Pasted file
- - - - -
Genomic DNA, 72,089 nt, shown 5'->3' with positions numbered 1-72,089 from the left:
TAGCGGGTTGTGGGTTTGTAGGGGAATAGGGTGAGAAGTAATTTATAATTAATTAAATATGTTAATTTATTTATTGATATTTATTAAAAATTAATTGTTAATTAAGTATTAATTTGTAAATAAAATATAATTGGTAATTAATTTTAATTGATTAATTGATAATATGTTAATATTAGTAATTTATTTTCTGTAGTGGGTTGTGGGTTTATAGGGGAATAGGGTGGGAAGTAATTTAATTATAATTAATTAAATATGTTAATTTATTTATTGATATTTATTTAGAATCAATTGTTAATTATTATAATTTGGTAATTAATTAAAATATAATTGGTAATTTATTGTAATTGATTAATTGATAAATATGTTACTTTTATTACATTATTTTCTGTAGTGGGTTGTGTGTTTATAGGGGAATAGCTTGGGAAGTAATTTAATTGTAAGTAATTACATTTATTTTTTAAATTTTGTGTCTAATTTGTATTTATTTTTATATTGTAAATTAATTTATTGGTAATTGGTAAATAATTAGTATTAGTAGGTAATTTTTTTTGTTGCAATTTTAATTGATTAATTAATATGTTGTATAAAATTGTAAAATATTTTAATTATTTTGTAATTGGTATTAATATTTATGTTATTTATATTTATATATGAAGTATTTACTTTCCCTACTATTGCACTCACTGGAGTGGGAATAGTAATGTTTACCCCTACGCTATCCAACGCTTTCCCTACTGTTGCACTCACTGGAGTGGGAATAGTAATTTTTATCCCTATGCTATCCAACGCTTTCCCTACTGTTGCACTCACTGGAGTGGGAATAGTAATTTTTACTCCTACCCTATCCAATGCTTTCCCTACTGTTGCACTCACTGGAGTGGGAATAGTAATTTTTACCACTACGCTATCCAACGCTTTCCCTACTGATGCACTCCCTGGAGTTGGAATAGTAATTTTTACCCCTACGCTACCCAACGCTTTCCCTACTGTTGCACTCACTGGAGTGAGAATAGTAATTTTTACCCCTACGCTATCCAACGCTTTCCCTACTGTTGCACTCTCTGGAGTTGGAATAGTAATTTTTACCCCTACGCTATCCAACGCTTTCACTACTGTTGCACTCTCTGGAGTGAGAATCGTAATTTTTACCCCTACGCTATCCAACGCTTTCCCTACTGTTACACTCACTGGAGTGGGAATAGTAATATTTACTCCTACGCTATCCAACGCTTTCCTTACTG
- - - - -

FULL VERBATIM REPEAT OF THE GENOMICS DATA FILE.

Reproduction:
Genomic DNA, 72,089 nt, shown 5'->3' with positions numbered 1-72,089 from the left:
TAGCGGGTTGTGGGTTTGTAGGGGAATAGGGTGAGAAGTAATTTATAATTAATTAAATATGTTAATTTATTTATTGATATTTATTAAAAATTAATTGTTAATTAAGTATTAATTTGTAAATAAAATATAATTGGTAATTAATTTTAATTGATTAATTGATAATATGTTAATATTAGTAATTTATTTTCTGTAGTGGGTTGTGGGTTTATAGGGGAATAGGGTGGGAAGTAATTTAATTATAATTAATTAAATATGTTAATTTATTTATTGATATTTATTTAGAATCAATTGTTAATTATTATAATTTGGTAATTAATTAAAATATAATTGGTAATTTATTGTAATTGATTAATTGATAAATATGTTACTTTTATTACATTATTTTCTGTAGTGGGTTGTGTGTTTATAGGGGAATAGCTTGGGAAGTAATTTAATTGTAAGTAATTACATTTATTTTTTAAATTTTGTGTCTAATTTGTATTTATTTTTATATTGTAAATTAATTTATTGGTAATTGGTAAATAATTAGTATTAGTAGGTAATTTTTTTTGTTGCAATTTTAATTGATTAATTAATATGTTGTATAAAATTGTAAAATATTTTAATTATTTTGTAATTGGTATTAATATTTATGTTATTTATATTTATATATGAAGTATTTACTTTCCCTACTATTGCACTCACTGGAGTGGGAATAGTAATGTTTACCCCTACGCTATCCAACGCTTTCCCTACTGTTGCACTCACTGGAGTGGGAATAGTAATTTTTATCCCTATGCTATCCAACGCTTTCCCTACTGTTGCACTCACTGGAGTGGGAATAGTAATTTTTACTCCTACCCTATCCAATGCTTTCCCTACTGTTGCACTCACTGGAGTGGGAATAGTAATTTTTACCACTACGCTATCCAACGCTTTCCCTACTGATGCACTCCCTGGAGTTGGAATAGTAATTTTTACCCCTACGCTACCCAACGCTTTCCCTACTGTTGCACTCACTGGAGTGAGAATAGTAATTTTTACCCCTACGCTATCCAACGCTTTCCCTACTGTTGCACTCTCTGGAGTTGGAATAGTAATTTTTACCCCTACGCTATCCAACGCTTTCACTACTGTTGCACTCTCTGGAGTGAGAATCGTAATTTTTACCCCTACGCTATCCAACGCTTTCCCTACTGTTACACTCACTGGAGTGGGAATAGTAATATTTACTCCTACGCTATCCAACGCTTTCCTTACTG